The nose of this Syrah consists of red and black fruits with some savory and smoky undertones. The flavors in the mouth match the aromas and it has a smooth round mouth feel. It has a nice balanced acidity with very soft integrated tannins that bring it all together. This wine is great partner to any substantial food such as aged cheeses, BBQ or roasted meats or even poultry. This beaut of a wine is a great weeknight wine that scores a solid 6+ and ****. Go get yourself some before its all gone as with total case production of 290 cases it wont last.
We know you have read all about the Carmel Wine Walk by-the-Sea in a previous article (link here) and are just waiting to read about the tasting rooms prior to purchasing your Passport (purchase here) and planning your own personal Carmel Wine Walk.by-the-Sea adventure.
In numerical order off the Carmel Wine Walk.by-the-Sea list we rolled up our sleeves, put our big boy pants on and set about getting the scoop on each of these tasting opportunities to help you choose the ones you may want to visit with your first Passport. We started at the top and here are the first four...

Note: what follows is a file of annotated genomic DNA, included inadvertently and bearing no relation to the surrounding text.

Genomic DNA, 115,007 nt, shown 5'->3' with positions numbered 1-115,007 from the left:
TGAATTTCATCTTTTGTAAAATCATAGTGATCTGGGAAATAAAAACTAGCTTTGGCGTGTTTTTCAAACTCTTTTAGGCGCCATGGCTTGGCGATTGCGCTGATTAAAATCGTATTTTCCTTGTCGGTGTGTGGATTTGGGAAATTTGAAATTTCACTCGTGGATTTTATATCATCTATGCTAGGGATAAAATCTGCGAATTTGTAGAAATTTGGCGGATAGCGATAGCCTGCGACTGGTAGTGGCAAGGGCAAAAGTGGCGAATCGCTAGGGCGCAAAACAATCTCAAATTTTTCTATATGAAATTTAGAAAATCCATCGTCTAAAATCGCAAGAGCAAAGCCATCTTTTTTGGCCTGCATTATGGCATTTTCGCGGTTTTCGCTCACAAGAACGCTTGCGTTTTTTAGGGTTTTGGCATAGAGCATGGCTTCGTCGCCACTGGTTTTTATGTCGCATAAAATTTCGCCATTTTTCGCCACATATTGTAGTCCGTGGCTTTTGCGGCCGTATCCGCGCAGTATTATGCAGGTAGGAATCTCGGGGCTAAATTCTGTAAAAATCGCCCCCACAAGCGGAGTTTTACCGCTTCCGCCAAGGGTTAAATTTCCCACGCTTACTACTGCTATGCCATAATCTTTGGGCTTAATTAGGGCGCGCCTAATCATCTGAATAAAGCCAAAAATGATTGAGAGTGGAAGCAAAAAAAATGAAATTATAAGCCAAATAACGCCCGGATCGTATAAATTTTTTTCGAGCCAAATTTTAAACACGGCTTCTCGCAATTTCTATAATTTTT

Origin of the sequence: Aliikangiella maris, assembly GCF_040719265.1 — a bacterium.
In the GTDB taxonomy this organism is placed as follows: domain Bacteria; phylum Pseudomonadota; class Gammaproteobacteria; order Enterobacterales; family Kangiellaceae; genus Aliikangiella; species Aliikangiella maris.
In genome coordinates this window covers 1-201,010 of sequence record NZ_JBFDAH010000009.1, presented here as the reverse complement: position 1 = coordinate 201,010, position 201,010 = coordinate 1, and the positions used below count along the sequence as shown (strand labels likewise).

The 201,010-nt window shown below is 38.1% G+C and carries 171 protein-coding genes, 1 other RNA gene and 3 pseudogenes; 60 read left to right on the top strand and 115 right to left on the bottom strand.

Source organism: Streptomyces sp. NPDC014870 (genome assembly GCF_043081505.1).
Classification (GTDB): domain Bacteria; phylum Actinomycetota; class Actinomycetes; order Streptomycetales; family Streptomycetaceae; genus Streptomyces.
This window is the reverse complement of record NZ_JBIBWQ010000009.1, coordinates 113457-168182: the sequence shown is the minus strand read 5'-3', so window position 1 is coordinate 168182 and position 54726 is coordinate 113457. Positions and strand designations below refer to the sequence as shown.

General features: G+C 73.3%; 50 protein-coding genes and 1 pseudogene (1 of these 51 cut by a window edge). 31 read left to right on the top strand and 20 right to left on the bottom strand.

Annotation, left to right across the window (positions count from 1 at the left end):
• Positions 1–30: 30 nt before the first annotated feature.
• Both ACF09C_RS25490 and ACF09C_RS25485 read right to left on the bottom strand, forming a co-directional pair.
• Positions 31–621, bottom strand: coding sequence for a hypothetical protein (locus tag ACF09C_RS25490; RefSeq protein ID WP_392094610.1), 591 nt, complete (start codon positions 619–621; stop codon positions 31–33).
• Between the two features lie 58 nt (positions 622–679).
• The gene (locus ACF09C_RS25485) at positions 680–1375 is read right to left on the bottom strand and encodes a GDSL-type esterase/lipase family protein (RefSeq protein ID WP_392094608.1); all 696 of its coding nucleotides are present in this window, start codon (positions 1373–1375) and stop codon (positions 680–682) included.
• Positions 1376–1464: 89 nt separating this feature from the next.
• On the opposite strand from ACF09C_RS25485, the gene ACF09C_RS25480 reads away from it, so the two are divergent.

1. Caraccioli Cellars: Love bubbles? Then this is your stop. With a 2006 and 2007 Brut Cuvée and a 2006 and 2007 2006 Brut Rosé. But if bubbles are not top for you not to worry as they have some lovely Chardonnay and Pinot Noir with all their wines using the world class Santa Lucia Highlands fruit. The lovely McKenzi took great care of us but it is not uncommon for Scott Caraccioli himself to be there to pour your tipple. Caraccioli is family owned and family run and they released their first vintage in 2006 and produce approximately (for now) 3,000 cases.
They take their sparkling seriously and step up the French law where Champagne Houses in France must use only the first 150 of the 180 gallons of juice extracted from each ton. Caraccioli Cellars raises the bar on this regulation further as they only use the first 120 gallons per ton and these sparkling wines are always a méthode champenoise vintage product. Nice ambience for an afternoon or pre dinner sip.